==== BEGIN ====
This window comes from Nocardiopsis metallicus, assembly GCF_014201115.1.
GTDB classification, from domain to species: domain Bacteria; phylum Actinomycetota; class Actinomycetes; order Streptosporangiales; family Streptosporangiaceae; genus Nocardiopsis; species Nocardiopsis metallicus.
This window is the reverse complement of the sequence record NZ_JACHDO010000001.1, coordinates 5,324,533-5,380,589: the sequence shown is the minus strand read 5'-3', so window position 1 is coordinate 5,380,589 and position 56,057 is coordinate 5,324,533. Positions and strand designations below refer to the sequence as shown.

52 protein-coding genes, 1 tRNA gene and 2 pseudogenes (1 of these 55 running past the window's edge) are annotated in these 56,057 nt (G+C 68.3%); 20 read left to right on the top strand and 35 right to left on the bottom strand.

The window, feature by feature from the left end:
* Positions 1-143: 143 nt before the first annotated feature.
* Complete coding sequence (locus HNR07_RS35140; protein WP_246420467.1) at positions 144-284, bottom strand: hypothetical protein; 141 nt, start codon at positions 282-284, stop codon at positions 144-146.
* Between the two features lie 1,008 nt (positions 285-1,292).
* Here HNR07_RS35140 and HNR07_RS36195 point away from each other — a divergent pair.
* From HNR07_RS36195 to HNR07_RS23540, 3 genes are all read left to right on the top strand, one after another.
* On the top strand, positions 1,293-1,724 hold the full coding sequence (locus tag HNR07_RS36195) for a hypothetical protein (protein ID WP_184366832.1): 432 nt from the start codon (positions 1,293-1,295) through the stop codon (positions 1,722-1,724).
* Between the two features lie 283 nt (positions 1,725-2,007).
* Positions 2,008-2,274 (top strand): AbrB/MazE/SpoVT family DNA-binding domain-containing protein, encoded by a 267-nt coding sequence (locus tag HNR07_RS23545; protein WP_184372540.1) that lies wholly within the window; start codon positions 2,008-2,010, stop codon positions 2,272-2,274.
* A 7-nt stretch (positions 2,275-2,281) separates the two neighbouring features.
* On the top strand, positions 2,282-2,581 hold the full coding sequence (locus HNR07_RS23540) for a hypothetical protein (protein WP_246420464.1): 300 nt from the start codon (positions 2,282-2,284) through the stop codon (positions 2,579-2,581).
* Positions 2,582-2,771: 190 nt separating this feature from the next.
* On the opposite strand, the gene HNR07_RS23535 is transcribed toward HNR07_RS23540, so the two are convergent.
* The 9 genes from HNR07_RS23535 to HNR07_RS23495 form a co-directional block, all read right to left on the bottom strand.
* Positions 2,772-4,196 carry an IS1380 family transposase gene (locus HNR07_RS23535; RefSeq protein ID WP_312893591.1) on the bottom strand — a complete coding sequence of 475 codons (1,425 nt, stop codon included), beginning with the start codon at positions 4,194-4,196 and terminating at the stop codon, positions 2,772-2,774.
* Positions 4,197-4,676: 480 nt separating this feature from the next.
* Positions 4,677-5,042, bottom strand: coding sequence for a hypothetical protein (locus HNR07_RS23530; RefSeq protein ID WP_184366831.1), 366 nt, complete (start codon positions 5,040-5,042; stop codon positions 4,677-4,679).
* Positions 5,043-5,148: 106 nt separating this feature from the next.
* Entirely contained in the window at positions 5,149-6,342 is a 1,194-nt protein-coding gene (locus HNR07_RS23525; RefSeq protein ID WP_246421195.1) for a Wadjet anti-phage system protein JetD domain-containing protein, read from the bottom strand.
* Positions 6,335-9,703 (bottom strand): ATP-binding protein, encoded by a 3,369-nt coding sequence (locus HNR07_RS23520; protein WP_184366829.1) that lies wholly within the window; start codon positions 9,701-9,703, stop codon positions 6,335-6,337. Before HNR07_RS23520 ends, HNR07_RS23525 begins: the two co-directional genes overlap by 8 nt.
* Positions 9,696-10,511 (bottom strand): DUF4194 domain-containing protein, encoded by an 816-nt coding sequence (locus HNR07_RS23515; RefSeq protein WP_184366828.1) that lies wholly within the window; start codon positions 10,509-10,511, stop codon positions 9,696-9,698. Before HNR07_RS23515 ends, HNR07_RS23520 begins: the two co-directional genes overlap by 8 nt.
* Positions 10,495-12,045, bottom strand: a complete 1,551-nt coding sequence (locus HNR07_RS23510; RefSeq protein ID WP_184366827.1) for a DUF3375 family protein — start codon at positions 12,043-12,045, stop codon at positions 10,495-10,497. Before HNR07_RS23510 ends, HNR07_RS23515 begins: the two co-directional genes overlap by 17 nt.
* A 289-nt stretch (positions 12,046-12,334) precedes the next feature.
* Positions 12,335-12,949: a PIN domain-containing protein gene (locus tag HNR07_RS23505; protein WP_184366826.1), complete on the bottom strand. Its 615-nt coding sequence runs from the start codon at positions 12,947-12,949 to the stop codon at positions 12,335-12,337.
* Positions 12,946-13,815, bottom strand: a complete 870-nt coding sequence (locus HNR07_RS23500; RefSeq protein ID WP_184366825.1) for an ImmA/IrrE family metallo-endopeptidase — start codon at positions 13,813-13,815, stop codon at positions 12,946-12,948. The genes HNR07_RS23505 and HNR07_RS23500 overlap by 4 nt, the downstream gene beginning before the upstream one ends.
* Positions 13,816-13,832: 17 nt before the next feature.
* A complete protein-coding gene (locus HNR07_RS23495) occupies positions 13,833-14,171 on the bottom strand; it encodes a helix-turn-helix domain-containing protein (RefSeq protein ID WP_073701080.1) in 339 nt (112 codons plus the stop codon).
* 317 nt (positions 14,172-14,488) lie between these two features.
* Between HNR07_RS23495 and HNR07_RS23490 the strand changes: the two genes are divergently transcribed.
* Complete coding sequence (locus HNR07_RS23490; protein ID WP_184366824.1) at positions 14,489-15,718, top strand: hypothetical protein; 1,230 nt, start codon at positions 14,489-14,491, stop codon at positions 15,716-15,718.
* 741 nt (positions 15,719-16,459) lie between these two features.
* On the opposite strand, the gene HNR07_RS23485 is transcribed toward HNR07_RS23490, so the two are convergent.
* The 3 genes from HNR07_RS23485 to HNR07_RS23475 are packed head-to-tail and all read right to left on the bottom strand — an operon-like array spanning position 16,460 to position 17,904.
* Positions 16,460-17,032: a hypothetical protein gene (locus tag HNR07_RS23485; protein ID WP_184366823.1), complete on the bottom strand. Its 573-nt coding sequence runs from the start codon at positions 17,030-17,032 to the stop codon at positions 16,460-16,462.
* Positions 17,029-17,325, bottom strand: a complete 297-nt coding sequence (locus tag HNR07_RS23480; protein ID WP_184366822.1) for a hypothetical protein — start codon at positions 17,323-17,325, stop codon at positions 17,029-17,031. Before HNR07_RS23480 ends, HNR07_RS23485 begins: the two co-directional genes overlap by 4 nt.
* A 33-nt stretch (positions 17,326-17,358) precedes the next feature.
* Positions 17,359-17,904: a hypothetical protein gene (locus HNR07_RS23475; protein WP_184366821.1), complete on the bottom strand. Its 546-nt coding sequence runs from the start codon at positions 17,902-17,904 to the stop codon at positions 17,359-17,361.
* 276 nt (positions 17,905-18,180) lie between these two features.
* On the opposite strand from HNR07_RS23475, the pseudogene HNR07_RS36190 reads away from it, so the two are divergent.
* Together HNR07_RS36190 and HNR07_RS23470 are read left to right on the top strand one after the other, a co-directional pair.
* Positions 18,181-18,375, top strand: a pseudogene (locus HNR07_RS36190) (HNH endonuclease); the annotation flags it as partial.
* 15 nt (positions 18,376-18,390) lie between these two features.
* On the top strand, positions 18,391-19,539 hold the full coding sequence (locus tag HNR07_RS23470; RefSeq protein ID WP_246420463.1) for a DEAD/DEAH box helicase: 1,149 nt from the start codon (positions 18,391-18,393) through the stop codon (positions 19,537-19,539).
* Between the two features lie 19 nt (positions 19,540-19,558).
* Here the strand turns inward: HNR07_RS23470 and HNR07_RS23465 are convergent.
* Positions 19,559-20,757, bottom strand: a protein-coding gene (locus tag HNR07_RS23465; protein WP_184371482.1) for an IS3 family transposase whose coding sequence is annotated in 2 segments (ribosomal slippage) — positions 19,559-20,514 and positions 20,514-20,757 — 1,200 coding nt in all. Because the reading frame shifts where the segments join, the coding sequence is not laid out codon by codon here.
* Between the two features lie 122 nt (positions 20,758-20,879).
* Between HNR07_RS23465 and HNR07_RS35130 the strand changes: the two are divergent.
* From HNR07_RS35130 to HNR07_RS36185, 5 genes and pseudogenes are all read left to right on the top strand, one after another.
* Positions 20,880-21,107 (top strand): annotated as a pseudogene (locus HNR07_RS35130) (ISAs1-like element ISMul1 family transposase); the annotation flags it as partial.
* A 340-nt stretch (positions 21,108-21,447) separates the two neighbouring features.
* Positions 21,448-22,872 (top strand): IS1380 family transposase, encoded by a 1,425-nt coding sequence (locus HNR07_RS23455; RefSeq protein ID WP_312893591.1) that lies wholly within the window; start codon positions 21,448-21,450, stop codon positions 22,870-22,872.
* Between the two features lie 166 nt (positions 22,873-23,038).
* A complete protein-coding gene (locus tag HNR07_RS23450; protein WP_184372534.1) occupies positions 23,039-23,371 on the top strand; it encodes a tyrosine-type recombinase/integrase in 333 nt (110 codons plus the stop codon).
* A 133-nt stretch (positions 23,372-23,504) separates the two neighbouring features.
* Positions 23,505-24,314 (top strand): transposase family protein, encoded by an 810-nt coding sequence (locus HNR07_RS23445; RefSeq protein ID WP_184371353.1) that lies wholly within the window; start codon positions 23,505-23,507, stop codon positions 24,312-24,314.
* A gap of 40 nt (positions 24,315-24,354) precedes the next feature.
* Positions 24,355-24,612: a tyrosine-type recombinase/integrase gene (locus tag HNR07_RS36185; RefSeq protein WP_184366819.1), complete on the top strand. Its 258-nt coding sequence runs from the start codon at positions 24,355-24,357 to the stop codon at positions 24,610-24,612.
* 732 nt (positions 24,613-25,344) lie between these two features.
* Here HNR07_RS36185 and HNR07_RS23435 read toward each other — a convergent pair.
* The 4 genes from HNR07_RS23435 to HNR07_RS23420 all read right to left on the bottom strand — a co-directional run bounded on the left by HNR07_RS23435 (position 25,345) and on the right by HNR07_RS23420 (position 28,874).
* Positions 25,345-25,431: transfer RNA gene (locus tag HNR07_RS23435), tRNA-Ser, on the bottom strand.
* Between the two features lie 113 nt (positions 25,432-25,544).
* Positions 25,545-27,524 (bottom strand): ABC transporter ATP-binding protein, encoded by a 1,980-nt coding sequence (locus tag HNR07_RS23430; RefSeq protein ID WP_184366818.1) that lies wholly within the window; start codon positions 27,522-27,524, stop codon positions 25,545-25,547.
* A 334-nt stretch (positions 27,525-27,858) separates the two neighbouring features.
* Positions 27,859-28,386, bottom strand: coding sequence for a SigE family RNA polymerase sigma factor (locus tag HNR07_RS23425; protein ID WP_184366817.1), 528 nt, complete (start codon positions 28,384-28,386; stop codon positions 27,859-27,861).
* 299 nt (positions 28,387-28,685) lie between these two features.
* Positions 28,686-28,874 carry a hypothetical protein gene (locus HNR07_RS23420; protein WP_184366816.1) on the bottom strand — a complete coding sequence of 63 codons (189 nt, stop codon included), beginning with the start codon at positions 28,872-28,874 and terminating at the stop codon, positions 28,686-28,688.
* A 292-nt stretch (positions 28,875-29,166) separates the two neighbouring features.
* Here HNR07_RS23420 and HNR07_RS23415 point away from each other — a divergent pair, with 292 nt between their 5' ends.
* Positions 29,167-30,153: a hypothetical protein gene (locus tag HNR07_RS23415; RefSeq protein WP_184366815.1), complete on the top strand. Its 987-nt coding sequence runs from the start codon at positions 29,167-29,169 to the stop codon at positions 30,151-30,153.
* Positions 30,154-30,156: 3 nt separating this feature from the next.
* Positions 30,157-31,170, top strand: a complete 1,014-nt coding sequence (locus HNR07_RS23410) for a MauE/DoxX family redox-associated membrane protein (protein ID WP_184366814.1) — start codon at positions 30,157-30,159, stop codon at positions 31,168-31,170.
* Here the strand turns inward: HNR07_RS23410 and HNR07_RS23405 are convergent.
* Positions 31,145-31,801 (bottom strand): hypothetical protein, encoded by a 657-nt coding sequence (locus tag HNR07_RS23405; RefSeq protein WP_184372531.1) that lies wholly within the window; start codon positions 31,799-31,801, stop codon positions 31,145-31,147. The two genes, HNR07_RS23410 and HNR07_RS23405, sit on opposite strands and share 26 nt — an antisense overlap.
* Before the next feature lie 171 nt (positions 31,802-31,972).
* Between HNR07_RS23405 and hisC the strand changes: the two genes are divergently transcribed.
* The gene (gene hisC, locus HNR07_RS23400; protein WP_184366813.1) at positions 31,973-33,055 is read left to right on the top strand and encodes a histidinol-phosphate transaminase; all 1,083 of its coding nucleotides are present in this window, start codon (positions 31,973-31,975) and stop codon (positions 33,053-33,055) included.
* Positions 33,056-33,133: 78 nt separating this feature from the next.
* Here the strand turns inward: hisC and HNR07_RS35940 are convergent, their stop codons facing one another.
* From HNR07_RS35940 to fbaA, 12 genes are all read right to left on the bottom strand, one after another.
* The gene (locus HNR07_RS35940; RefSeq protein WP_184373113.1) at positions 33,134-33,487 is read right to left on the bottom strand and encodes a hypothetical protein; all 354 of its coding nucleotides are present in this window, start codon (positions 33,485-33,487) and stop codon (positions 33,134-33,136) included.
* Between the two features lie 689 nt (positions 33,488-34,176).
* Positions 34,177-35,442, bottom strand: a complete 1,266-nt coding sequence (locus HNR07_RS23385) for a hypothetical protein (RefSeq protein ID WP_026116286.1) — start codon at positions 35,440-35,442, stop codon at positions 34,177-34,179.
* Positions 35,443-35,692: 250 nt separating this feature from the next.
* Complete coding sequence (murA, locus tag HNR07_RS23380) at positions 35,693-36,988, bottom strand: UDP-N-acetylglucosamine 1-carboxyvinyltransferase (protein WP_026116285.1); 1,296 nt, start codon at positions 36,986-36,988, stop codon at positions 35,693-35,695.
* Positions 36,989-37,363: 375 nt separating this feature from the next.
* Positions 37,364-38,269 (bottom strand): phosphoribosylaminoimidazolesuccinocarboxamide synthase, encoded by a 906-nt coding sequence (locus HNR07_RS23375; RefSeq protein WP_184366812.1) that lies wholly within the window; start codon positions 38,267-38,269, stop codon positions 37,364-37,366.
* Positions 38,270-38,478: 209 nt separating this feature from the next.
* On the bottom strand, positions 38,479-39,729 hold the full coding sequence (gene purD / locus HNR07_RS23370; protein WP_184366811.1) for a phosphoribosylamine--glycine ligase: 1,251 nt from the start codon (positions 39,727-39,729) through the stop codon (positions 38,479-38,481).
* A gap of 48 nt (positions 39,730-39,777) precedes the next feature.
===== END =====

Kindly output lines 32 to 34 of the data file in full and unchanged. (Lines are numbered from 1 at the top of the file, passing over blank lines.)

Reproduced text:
* 317 nt (positions 14,172-14,488) lie between these two features.
* Between HNR07_RS23495 and HNR07_RS23490 the strand changes: the two genes are divergently transcribed.
* Complete coding sequence (locus HNR07_RS23490; protein ID WP_184366824.1) at positions 14,489-15,718, top strand: hypothetical protein; 1,230 nt, start codon at positions 14,489-14,491, stop codon at positions 15,716-15,718.